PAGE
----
interview by Michael McCarthy
photos by Joe Gorelick
Red Dragon Cartel videos directed by Joe Gorelick
If you were into heavy metal in the early ’90s, then chances are you were a fan of Lynch Mob, guitarist George Lynch’s post-Dokken band. Their debut album, Wicked Sensation, performed as well as a Dokken album and made bassist Anthony Esposito and vocalist Oni Logan household names; drummer Mick Brown was also in Dokken and already a big name. Esposito also played on Lynch Mob’s excellent self-titled, sophomore album, which also did very well, then he parted ways with the band. In 2003, he rejoined the band (sort of; see below), which put out the album REvolution, which wasn’t as well received because many Lynch Mob and Dokken fans didn’t appreciate the tuned-down, grittier versions of the songs that were re-created on the record. Aside from two live albums, those were the only Lynch Mob albums Esposito performed on Ace Frehley’s Anomaly album then… he seemed to vanish. At least from this writer’s radar. That is, until he turned up on the second album by guitarist extraordinaire Jake E. Lee’s band Red Dragon Cartel, Patina, which was released earlier this year. (Lee is famous for his work with Ozzy Osbourne and Badlands.) If you like hard rock and/or heavy metal, it’s one of 2018’s absolute, must-have albums of the year. In some ways, it calls to mind REvolution with its gritty guitars and semi-dirty sound. One of the best things about the record is that it sounds like a true band album, whereas the band’s debut, which Esposito didn’t play on, sounded a bit more like a guitar god album. Technically, the band’s full name is still Jake E. Lee’s Red Dragon Cartel, but in some ways, it’s as much Esposito’s album as it is Lee’s because Esposito co-produced and co-wrote the album with Lee in addition to performing bass on it. And so I jumped at the opportunity to speak with him about the Cartel, Lynch Mob, Frehley and much more.
MM: First of all, at what point did you join the Cartel?
AE: I was asked to join the band in 2015 in March. As far as the bass playing goes, they had the original guy that Jake couldn’t stand working with anymore, so he fired him and then he picked up Greg Chaisson from Badlands, a great bass player, and then he kind of got ill and couldn’t proceed. So, Jake asked me and I said, of course, yeah.
MM: So, you knew Jake before?
AE: Oh, yeah, when I was in Lynch Mob, we met ages ago in the early ’90s.
MM: Were you on the first Red Dragon Cartel album?
AE: No, I definitely wasn’t.
MM: I understand the new album was recorded at your Obscenic Arts studio in Dillsburg, Pennsylvania. Was the entire album recorded there or was anything recorded elsewhere before setting up at your shop?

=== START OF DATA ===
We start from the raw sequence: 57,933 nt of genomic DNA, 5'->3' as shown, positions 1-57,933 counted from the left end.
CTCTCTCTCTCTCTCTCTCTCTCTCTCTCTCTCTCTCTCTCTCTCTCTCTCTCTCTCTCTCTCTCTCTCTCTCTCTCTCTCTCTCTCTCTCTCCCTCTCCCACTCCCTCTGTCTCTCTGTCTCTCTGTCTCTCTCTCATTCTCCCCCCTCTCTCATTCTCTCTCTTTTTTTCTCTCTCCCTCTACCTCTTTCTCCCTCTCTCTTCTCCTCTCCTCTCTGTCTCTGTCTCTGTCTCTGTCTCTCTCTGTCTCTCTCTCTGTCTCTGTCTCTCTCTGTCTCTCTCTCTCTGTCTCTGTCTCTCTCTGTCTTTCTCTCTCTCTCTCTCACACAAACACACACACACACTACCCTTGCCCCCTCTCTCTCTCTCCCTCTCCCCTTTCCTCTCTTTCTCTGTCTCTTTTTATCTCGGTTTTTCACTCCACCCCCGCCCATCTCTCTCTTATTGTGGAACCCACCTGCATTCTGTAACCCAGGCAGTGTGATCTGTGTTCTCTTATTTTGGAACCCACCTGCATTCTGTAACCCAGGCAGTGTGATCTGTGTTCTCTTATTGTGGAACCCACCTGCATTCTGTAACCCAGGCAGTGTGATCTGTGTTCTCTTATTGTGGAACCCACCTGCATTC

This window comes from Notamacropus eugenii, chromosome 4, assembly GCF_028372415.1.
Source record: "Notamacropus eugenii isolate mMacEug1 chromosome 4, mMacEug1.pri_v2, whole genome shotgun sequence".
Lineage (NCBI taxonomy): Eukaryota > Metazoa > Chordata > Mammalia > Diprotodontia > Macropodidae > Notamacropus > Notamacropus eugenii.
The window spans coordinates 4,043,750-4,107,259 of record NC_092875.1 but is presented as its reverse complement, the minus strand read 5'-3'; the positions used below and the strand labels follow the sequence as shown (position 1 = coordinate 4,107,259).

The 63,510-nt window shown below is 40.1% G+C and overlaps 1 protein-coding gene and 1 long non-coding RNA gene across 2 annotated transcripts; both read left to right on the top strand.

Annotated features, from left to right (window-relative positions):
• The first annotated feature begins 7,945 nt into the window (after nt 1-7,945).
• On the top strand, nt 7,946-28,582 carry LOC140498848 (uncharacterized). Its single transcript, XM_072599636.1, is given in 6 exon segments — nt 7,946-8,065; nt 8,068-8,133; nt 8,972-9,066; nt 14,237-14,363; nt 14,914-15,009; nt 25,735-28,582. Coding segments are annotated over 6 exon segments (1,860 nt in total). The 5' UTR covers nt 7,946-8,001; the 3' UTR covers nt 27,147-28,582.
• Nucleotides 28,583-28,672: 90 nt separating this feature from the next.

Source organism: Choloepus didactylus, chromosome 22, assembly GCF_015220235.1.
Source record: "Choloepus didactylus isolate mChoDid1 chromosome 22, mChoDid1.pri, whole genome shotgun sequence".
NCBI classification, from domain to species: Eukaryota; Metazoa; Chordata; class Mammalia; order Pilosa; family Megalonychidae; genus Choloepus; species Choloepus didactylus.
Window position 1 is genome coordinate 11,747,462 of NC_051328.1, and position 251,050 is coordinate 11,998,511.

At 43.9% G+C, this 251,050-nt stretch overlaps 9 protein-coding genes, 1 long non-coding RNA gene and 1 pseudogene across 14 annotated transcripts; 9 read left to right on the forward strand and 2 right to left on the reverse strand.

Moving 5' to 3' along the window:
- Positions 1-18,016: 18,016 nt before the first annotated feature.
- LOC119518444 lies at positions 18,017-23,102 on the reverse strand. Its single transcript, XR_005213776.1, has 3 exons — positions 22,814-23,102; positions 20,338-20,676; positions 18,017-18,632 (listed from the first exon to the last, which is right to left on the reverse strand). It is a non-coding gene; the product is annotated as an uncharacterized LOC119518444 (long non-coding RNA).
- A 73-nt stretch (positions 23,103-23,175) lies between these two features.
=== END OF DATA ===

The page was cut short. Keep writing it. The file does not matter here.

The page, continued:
AE: The entire album was recorded here and written here as well. And we shot all the videos in my barn. I own a horse ranch. It’s really cool. Bands come and they stay here and record and I produce them and Jake liked to get away. Be on the ranch and be mellow with all the focus on the music and so I co-produced it with Jake, co-engineered it with my son Tyler, and co-wrote it with Jake. Jake and I are the writers.
MM: How did the writing process work? Did he come up with guitar riffs first?
AE: It all starts with Jake, you know? It all starts with the lick. Jake’s famous licks. It just stems from there. We originally started writing at the end of 2015 when we got back from Japan then he wanted to get the business side in order with the old management company and the old business partner and the record label. So, basically, the lion’s share of 2016 we were on a hiatus and the band’s lawyer was just negotiating with the label for a year and all of that, just to shut all those doors down. And the end of 2016, beginning of 2017, we started writing again with Jonas, who was the drummer. And then we made a drum change. Phil [Varone] came in. We rehearsed for about two weeks with Phil and then we started recording.
MM: How did Phil come to be in the band? I really liked him in Saigon Kick and Skid Row.
AE: Yeah, I mean, that’s another thing. I knew Phil way back. When he was in Saigon Kick, I was in Lynch Mob and Jake was in Badlands and we would always talk. And then he got a hold of me – I think it was on Facebook or something – and I was like, actually, yeah, we’re auditioning drummers now, and he had this incredible, gung-ho attitude. He totally wanted to do it. He told me, “Send me songs so I can learn them and I’ll come out. I’ll pay for my own flight. I just want a shot.” And Jake has always been a fan of Bill Ward’s playing, which is very tom oriented, which Phil has. In Saigon Kick, he used a lot of toms. So, that kind of lent itself to the style that Jake was hearing already. What he wanted on the album in the first place. So, it was a good fit.